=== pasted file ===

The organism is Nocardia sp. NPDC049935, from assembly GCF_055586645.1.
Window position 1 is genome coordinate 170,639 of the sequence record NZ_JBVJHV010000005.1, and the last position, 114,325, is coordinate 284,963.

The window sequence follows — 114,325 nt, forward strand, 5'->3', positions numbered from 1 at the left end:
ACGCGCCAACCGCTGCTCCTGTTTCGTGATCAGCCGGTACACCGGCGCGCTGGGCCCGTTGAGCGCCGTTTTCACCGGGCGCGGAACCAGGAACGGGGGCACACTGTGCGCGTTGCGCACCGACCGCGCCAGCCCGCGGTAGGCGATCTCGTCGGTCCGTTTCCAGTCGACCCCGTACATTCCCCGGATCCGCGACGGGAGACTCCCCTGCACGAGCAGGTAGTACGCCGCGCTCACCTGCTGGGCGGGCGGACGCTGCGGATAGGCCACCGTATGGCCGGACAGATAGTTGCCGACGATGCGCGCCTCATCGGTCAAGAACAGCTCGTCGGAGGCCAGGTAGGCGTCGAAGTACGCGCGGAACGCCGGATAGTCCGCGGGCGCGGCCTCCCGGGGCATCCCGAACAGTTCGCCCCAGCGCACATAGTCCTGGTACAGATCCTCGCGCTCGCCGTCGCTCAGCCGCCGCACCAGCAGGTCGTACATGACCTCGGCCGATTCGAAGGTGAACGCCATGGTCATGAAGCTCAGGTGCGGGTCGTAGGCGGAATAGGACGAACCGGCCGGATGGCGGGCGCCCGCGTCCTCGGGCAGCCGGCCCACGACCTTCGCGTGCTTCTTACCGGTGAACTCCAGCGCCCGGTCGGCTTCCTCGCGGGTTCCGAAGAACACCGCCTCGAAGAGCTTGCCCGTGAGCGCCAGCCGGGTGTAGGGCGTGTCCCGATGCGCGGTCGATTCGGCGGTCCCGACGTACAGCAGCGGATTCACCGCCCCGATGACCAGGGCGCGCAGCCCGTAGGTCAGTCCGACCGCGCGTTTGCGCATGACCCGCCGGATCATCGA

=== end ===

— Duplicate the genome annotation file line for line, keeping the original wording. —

The organism is Nocardia sp. NPDC049935, from assembly GCF_055586645.1.
Window position 1 is genome coordinate 170,639 of the sequence record NZ_JBVJHV010000005.1, and the last position, 114,325, is coordinate 284,963.

The window sequence follows — 114,325 nt, forward strand, 5'->3', positions numbered from 1 at the left end:
ACGCGCCAACCGCTGCTCCTGTTTCGTGATCAGCCGGTACACCGGCGCGCTGGGCCCGTTGAGCGCCGTTTTCACCGGGCGCGGAACCAGGAACGGGGGCACACTGTGCGCGTTGCGCACCGACCGCGCCAGCCCGCGGTAGGCGATCTCGTCGGTCCGTTTCCAGTCGACCCCGTACATTCCCCGGATCCGCGACGGGAGACTCCCCTGCACGAGCAGGTAGTACGCCGCGCTCACCTGCTGGGCGGGCGGACGCTGCGGATAGGCCACCGTATGGCCGGACAGATAGTTGCCGACGATGCGCGCCTCATCGGTCAAGAACAGCTCGTCGGAGGCCAGGTAGGCGTCGAAGTACGCGCGGAACGCCGGATAGTCCGCGGGCGCGGCCTCCCGGGGCATCCCGAACAGTTCGCCCCAGCGCACATAGTCCTGGTACAGATCCTCGCGCTCGCCGTCGCTCAGCCGCCGCACCAGCAGGTCGTACATGACCTCGGCCGATTCGAAGGTGAACGCCATGGTCATGAAGCTCAGGTGCGGGTCGTAGGCGGAATAGGACGAACCGGCCGGATGGCGGGCGCCCGCGTCCTCGGGCAGCCGGCCCACGACCTTCGCGTGCTTCTTACCGGTGAACTCCAGCGCCCGGTCGGCTTCCTCGCGGGTTCCGAAGAACACCGCCTCGAAGAGCTTGCCCGTGAGCGCCAGCCGGGTGTAGGGCGTGTCCCGATGCGCGGTCGATTCGGCGGTCCCGACGTACAGCAGCGGATTCACCGCCCCGATGACCAGGGCGCGCAGCCCGTAGGTCAGTCCGACCGCGCGTTTGCGCATGACCCGCCGGATCATCGA